When the Japanese attacked Pearl Harbor on December 7, 1941, the United States was suddenly plunged into a war for which it was poorly prepared. Before the month was over, 11 merchant marine ships were attacked off the Pacific coast including one, the Montebello, which was sunk off the coast of Cambria.
On the Atlantic coast, German submarine activity was painfully evident and then, on June 13, 1942, a German submarine successfully landed four saboteurs near Amagansett on Long Island. The four were intercepted by a Coast Guard patrolman, John C. Cullen, who accepted a $260 bribe from them and then immediately reported the incident to his station. The next morning, four boxes of explosives, detonators, and timing devices were discovered buried at the site. The men had disappeared but they were later apprehended by the FBI.
Four day later, on June 17, four more German agents were landed from a U-boat at Ponte Vedra Beach, 15 miles south of Jacksonville, Florida. This group was reported by fisherman and boxes of bombs and incendiary devices were found on the beach. Once again, the men escaped, but were later caught by the FBI. Six of the eight men were executed and the other two went to prison.
By now evidence of the vulnerability of the U.S. coast was manifest and the U.S. Coast Guard Beach Patrol was formally established on July 25, 1942. Its purpose was succinctly stated in a Coast Guard publication entitled The United States Coast Guard Beach Patrol as follows:
“Primarily a security force, it was designed to protect American shores against sabotage, enemy submarines and enemy landings and ‘fifth column’ activities along the coast. Actually, it has three basic functions: To detect and observe enemy vessels operating in coastal waters and to transmit information thus obtained to the appropriate Navy and Army commands as a basis for naval action against the enemy; to report attempts of landing by the enemy and to assist in preventing such activity; and to prevent communication between persons on shore and the enemy at sea.”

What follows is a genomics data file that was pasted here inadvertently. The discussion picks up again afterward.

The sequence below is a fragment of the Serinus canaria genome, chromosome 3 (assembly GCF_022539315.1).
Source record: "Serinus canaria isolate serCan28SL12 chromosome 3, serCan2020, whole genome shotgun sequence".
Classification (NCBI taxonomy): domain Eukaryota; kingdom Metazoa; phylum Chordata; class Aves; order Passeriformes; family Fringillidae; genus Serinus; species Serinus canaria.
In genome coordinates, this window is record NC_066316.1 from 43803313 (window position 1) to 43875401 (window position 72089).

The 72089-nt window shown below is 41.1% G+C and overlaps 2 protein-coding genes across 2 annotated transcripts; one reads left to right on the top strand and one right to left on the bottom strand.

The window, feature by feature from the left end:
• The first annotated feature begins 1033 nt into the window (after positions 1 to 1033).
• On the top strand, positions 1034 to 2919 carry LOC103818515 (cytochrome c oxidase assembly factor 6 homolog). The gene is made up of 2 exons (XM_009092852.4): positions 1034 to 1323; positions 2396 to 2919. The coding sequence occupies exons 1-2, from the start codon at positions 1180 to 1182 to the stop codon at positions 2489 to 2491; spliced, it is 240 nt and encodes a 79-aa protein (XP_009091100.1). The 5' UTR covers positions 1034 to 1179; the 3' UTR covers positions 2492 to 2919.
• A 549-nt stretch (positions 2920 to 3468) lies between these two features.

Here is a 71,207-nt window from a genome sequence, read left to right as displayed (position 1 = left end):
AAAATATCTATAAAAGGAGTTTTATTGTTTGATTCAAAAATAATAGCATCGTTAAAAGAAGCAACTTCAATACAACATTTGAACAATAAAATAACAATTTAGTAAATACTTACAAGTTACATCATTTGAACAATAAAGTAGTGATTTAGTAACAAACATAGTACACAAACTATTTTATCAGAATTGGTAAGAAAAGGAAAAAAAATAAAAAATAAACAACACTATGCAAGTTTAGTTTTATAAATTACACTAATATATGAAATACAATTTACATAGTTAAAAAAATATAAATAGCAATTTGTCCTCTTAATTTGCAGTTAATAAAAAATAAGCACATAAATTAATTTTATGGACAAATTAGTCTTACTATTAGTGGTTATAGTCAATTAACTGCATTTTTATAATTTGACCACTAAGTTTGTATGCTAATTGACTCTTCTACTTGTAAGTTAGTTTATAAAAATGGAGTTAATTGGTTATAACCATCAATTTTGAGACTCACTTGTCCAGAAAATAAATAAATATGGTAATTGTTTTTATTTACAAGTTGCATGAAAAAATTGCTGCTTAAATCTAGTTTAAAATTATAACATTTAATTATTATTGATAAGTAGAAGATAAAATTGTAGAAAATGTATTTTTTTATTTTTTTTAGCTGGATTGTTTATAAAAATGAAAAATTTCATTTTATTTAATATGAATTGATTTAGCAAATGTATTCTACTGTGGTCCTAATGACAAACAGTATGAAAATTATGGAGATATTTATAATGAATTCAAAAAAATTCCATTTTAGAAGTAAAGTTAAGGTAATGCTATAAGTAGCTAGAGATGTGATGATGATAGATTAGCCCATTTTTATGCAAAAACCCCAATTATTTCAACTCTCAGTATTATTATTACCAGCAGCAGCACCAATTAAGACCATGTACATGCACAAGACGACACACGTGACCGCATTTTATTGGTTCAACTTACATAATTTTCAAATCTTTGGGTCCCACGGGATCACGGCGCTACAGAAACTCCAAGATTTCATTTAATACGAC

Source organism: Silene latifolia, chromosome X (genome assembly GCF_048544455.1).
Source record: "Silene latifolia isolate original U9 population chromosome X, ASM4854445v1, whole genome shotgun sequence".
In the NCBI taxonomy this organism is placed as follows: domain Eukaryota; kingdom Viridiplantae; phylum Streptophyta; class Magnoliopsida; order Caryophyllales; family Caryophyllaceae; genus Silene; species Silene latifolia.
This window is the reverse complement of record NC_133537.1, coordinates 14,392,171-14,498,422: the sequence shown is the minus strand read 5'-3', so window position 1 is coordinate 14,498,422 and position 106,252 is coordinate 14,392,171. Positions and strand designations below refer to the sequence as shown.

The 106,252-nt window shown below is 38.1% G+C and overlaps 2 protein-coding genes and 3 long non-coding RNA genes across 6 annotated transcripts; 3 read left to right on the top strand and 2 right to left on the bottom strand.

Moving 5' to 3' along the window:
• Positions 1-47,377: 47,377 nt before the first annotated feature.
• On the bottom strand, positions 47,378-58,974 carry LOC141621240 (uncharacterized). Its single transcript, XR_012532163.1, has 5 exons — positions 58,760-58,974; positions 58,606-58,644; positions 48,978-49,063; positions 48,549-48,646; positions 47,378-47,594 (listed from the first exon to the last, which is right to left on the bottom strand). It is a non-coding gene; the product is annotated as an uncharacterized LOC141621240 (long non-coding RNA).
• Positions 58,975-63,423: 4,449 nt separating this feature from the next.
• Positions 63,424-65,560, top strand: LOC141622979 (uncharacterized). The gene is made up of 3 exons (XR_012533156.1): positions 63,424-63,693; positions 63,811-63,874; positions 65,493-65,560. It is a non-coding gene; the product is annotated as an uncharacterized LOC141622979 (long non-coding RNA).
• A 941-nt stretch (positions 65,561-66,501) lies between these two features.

In addition, the beach patrol was responsible for rescuing survivors from our ships and those of friendly nations, and policing restricted areas of the coast. These men assisted in countless rescues involving both planes and ships along our coasts, and questioned or apprehended thousands of suspicious individuals.Because of the urgency of the situation, the beach patrol was activated with amazing rapidity. By the end of 1942, hundreds of new stations had been established and, by the peak of operations, 24,000 officers and men were patrolling 3700 miles of beach on both coasts and the Gulf of Mexico. As early as August 1942, the first dog patrol was instituted and ultimately some 2000 dogs and 3000 horses were added to the force.
In California, the beach patrol materialized virtually overnight. On August 16, 1942, 62 men were dispatched to Morro Bay to begin patrols and two days later there were 250 men engaged. Ultimately, there were 2000 men patrolling the California coast. By Christmas 1942, the first horse patrols were instituted in California and within two weeks there were mounted patrols up and down the coast. Dogs were also used in California, but were considered inferior to horses because there were so many people on the beaches that the dogs soon became accustomed to people and ceased paying attention to strangers.
As the war began to turn in our favor the danger of an assault on the continental United States receded, and the reductions in beach patrol personnel began around the beginning of 1944. On July 15 the patrols were disbanded, freeing thousands of men for overseas duties. The success of the operation can only be measured by what did not happen. During its lifetime there were no major saboteur landings and the military did not have to oppose the enemy on home shores.